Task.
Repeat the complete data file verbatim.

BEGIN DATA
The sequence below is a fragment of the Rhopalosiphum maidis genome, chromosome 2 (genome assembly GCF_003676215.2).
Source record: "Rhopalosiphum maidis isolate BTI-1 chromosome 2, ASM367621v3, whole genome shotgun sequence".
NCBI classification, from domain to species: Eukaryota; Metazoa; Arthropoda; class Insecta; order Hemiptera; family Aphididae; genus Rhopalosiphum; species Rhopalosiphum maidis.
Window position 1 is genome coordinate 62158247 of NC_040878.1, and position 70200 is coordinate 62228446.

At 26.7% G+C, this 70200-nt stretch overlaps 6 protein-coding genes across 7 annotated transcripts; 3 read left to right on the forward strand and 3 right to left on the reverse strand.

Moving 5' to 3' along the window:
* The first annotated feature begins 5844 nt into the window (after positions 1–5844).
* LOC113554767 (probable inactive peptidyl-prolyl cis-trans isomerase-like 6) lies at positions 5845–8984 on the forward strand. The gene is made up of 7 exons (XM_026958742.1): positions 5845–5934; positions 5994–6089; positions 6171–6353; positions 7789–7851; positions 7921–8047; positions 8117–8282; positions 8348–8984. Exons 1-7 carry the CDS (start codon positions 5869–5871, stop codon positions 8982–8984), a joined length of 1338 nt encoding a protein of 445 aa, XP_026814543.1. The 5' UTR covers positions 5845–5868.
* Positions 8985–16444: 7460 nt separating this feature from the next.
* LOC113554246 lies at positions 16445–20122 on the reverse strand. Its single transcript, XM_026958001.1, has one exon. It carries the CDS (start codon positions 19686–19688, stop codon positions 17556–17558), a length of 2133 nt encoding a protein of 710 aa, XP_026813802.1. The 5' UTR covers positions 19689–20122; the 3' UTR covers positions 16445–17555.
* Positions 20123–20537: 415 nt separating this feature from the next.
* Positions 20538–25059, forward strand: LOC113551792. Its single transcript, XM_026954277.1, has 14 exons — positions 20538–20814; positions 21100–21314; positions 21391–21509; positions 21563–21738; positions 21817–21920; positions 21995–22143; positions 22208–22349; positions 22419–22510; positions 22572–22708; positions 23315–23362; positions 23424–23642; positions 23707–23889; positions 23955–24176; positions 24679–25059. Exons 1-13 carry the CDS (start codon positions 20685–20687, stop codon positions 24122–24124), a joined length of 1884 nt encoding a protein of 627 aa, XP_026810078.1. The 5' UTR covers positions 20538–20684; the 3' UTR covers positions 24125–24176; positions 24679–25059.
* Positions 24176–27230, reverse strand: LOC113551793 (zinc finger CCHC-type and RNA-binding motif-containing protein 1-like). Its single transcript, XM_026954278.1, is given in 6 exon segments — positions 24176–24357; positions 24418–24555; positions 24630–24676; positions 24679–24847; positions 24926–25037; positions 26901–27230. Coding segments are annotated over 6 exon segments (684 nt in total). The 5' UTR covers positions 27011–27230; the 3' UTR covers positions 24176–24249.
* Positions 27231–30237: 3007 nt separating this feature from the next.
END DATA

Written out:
The sequence below is a fragment of the Rhopalosiphum maidis genome, chromosome 2 (genome assembly GCF_003676215.2).
Source record: "Rhopalosiphum maidis isolate BTI-1 chromosome 2, ASM367621v3, whole genome shotgun sequence".
NCBI classification, from domain to species: Eukaryota; Metazoa; Arthropoda; class Insecta; order Hemiptera; family Aphididae; genus Rhopalosiphum; species Rhopalosiphum maidis.
Window position 1 is genome coordinate 62158247 of NC_040878.1, and position 70200 is coordinate 62228446.

At 26.7% G+C, this 70200-nt stretch overlaps 6 protein-coding genes across 7 annotated transcripts; 3 read left to right on the forward strand and 3 right to left on the reverse strand.

Moving 5' to 3' along the window:
* The first annotated feature begins 5844 nt into the window (after positions 1–5844).
* LOC113554767 (probable inactive peptidyl-prolyl cis-trans isomerase-like 6) lies at positions 5845–8984 on the forward strand. The gene is made up of 7 exons (XM_026958742.1): positions 5845–5934; positions 5994–6089; positions 6171–6353; positions 7789–7851; positions 7921–8047; positions 8117–8282; positions 8348–8984. Exons 1-7 carry the CDS (start codon positions 5869–5871, stop codon positions 8982–8984), a joined length of 1338 nt encoding a protein of 445 aa, XP_026814543.1. The 5' UTR covers positions 5845–5868.
* Positions 8985–16444: 7460 nt separating this feature from the next.
* LOC113554246 lies at positions 16445–20122 on the reverse strand. Its single transcript, XM_026958001.1, has one exon. It carries the CDS (start codon positions 19686–19688, stop codon positions 17556–17558), a length of 2133 nt encoding a protein of 710 aa, XP_026813802.1. The 5' UTR covers positions 19689–20122; the 3' UTR covers positions 16445–17555.
* Positions 20123–20537: 415 nt separating this feature from the next.
* Positions 20538–25059, forward strand: LOC113551792. Its single transcript, XM_026954277.1, has 14 exons — positions 20538–20814; positions 21100–21314; positions 21391–21509; positions 21563–21738; positions 21817–21920; positions 21995–22143; positions 22208–22349; positions 22419–22510; positions 22572–22708; positions 23315–23362; positions 23424–23642; positions 23707–23889; positions 23955–24176; positions 24679–25059. Exons 1-13 carry the CDS (start codon positions 20685–20687, stop codon positions 24122–24124), a joined length of 1884 nt encoding a protein of 627 aa, XP_026810078.1. The 5' UTR covers positions 20538–20684; the 3' UTR covers positions 24125–24176; positions 24679–25059.
* Positions 24176–27230, reverse strand: LOC113551793 (zinc finger CCHC-type and RNA-binding motif-containing protein 1-like). Its single transcript, XM_026954278.1, is given in 6 exon segments — positions 24176–24357; positions 24418–24555; positions 24630–24676; positions 24679–24847; positions 24926–25037; positions 26901–27230. Coding segments are annotated over 6 exon segments (684 nt in total). The 5' UTR covers positions 27011–27230; the 3' UTR covers positions 24176–24249.
* Positions 27231–30237: 3007 nt separating this feature from the next.